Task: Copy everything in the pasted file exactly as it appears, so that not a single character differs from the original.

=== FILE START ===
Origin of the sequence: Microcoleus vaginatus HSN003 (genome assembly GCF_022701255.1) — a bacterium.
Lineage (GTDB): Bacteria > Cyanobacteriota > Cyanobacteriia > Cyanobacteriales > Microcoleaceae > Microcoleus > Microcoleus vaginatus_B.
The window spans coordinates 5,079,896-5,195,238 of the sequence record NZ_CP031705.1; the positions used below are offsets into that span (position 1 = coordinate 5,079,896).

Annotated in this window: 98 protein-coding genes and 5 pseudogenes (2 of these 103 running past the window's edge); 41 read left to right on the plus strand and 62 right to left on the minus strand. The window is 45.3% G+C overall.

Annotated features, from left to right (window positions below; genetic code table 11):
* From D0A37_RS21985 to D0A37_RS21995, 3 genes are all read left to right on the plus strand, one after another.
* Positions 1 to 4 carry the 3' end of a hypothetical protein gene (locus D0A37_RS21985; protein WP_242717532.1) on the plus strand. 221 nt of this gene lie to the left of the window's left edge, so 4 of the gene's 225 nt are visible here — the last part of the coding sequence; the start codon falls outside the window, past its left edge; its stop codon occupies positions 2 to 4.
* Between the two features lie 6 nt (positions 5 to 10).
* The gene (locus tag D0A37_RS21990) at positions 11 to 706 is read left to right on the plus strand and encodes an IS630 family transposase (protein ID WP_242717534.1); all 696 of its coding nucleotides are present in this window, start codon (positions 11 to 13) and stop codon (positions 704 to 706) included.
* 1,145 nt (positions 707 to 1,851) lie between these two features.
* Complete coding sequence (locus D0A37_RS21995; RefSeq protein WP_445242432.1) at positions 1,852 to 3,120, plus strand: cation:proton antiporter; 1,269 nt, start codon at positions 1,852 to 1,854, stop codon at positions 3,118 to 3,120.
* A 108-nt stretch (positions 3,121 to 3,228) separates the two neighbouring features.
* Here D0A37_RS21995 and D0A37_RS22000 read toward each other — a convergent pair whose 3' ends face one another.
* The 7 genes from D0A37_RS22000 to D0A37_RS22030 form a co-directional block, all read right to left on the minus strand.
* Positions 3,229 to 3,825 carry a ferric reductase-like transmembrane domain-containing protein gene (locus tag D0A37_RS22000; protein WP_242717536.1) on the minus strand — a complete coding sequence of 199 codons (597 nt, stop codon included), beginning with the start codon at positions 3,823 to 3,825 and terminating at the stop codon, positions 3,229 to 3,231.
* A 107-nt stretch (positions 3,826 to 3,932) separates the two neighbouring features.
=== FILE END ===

Origin of the sequence: Microcoleus vaginatus HSN003 (genome assembly GCF_022701255.1) — a bacterium.
Lineage (GTDB): Bacteria > Cyanobacteriota > Cyanobacteriia > Cyanobacteriales > Microcoleaceae > Microcoleus > Microcoleus vaginatus_B.
The window spans coordinates 5,079,896-5,195,238 of the sequence record NZ_CP031705.1; the positions used below are offsets into that span (position 1 = coordinate 5,079,896).

Annotated in this window: 98 protein-coding genes and 5 pseudogenes (2 of these 103 running past the window's edge); 41 read left to right on the plus strand and 62 right to left on the minus strand. The window is 45.3% G+C overall.

Annotated features, from left to right (window positions below; genetic code table 11):
* From D0A37_RS21985 to D0A37_RS21995, 3 genes are all read left to right on the plus strand, one after another.
* Positions 1 to 4 carry the 3' end of a hypothetical protein gene (locus D0A37_RS21985; protein WP_242717532.1) on the plus strand. 221 nt of this gene lie to the left of the window's left edge, so 4 of the gene's 225 nt are visible here — the last part of the coding sequence; the start codon falls outside the window, past its left edge; its stop codon occupies positions 2 to 4.
* Between the two features lie 6 nt (positions 5 to 10).
* The gene (locus tag D0A37_RS21990) at positions 11 to 706 is read left to right on the plus strand and encodes an IS630 family transposase (protein ID WP_242717534.1); all 696 of its coding nucleotides are present in this window, start codon (positions 11 to 13) and stop codon (positions 704 to 706) included.
* 1,145 nt (positions 707 to 1,851) lie between these two features.
* Complete coding sequence (locus D0A37_RS21995; RefSeq protein WP_445242432.1) at positions 1,852 to 3,120, plus strand: cation:proton antiporter; 1,269 nt, start codon at positions 1,852 to 1,854, stop codon at positions 3,118 to 3,120.
* A 108-nt stretch (positions 3,121 to 3,228) separates the two neighbouring features.
* Here D0A37_RS21995 and D0A37_RS22000 read toward each other — a convergent pair whose 3' ends face one another.
* The 7 genes from D0A37_RS22000 to D0A37_RS22030 form a co-directional block, all read right to left on the minus strand.
* Positions 3,229 to 3,825 carry a ferric reductase-like transmembrane domain-containing protein gene (locus tag D0A37_RS22000; protein WP_242717536.1) on the minus strand — a complete coding sequence of 199 codons (597 nt, stop codon included), beginning with the start codon at positions 3,823 to 3,825 and terminating at the stop codon, positions 3,229 to 3,231.
* A 107-nt stretch (positions 3,826 to 3,932) separates the two neighbouring features.